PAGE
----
Housing needs in the UK are changing amid declining levels of home ownership and lifestyle shifts. Rather than the traditional ‘buy-and-hold’ model, residential housing needs are shifting towards developments that are built for rent and aimed towards a specific demographic who are at a particular life stage. As such, funding needs are changing to support these types of developments and this should lead investors to consider new ways of accessing the property market.
Why is the UK property market experiencing change?
Homeownership levels have fallen dramatically among the younger generation over the last thirty years. In 1991, 67% of 25-34 year olds were homeowners compared with 36% in 2014. Meanwhile, private sector renting more than doubled between 1980 and 2014. This is not just a UK phenomenon. In the United States, for example, home ownership fell to its lowest level in more than five decades in 2016.
Declining homeownership is resulting from both cyclical economic forces as well as longer-term structural trends. While economic pressures have been important contributors towards declining homeownership, especially among millennials, longer-term lifestyle shifts are also having a significant impact. The way people live and work is frequently less structured and standardised than in the past, and there appears to be less desire for people to be held down by long-term commitments. Coinciding with the advent of the ‘gig’ economy has been rising numbers of self-employed and contract workers over the last twenty years, suggesting a more mobile and flexible workforce.
Nonetheless, while both the residential and commercial property sectors are experiencing significant change, new investment opportunities are opening as developers adjust their product offerings to meet evolving economic conditions and lifestyles. In fact, some of the most innovative developments are happening in the residential market.
Co-living benefits the individual and the community
‘Co-living’ is an area of particular interest and future growth. These developments, which at this point are mainly focused in London, cater for young professionals’ more mobile lifestyles. They offer the convenience of all-inclusive costs, covering rent and bills as well as services such as cleaning and gym membership. This market is further developed in the United States and the evidence suggests widespread popularity in metropolitan areas such as New York and Oakland, California.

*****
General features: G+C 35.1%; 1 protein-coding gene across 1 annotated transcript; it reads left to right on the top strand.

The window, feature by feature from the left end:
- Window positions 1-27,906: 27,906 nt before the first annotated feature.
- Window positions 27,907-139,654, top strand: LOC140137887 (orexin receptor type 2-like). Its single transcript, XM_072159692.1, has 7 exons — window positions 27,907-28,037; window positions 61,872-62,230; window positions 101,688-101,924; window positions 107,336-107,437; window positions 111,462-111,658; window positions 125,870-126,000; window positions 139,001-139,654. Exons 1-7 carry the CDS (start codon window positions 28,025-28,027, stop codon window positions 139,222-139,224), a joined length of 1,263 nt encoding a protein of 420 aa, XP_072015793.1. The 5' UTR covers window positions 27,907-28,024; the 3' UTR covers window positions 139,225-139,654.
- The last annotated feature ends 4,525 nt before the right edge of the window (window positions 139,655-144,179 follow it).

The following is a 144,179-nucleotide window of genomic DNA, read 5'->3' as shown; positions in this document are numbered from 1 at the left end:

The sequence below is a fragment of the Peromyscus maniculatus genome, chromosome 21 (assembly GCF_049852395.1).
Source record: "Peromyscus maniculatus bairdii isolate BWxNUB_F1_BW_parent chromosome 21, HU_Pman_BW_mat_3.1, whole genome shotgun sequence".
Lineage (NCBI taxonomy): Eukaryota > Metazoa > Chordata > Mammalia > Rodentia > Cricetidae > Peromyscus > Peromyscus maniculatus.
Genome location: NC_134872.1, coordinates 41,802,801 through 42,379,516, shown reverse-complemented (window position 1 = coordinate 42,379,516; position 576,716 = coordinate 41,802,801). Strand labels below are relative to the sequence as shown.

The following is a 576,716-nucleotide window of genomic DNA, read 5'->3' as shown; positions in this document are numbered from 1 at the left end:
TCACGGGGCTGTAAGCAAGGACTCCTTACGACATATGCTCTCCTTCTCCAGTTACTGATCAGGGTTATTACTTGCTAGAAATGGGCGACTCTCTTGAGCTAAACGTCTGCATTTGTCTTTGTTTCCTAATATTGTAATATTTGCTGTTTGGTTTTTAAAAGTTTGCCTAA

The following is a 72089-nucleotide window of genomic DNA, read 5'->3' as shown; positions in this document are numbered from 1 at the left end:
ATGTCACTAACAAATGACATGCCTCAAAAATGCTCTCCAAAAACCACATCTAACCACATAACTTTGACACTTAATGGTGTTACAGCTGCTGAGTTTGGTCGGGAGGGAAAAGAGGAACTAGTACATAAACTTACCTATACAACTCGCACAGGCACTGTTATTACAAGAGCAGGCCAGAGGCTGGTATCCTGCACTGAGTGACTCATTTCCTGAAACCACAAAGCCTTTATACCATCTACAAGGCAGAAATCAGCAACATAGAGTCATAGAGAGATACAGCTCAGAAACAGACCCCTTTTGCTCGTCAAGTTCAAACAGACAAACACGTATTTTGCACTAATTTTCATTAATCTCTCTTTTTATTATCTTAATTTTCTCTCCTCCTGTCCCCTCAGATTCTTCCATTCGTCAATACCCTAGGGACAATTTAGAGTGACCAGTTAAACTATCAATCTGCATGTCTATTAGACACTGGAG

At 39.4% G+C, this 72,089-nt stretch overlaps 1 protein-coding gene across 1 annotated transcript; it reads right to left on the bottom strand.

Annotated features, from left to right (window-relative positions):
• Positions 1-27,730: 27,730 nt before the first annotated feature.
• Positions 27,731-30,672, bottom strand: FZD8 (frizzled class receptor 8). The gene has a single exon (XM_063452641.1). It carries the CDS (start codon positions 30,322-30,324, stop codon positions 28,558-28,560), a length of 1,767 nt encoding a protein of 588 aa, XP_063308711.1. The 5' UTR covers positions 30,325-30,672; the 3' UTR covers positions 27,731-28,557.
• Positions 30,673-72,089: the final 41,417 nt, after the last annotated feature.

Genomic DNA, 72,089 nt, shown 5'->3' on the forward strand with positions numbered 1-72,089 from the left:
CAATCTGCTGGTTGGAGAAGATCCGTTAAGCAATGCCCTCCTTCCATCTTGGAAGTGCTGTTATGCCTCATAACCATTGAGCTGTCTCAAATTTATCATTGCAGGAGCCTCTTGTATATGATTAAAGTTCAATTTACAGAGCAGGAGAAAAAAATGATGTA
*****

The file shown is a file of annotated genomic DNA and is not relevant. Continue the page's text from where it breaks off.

In addition to convenience, this type of living arrangement combines the benefits of feeling part of a community while at the same time offering individual privacy. Occupiers have shared living spaces, but they can also retreat to their own fully furnished private apartment. It presents an attractive choice for young people, especially as a national survey recently found that 16-34 year olds experience feeling more lonely than older generations.
However, it is not just the investment potential that these types of new developments hold for investors. Co-living and other purpose-built rental developments may also hold wider economic benefits that could help the struggling UK high street.
How can investors take advantage?
Investors can access these types of purpose-built rental developments through development finance or bridge loans, which are secured by the underlying assets and offer higher yields relative to UK government and corporate bonds – typically between 5% and 8% per annum net of fees. With banks and building societies retrenching from lending in the post-financial crisis years, this market presents a growing opportunity as developers look to secure funding from a diverse range of sources.
Although still at an early stage of development, operational assets are a logical, modern way to benefit from an evolving and changing UK property market.
By Tom Brown, Managing Director at Ingenious Real Estate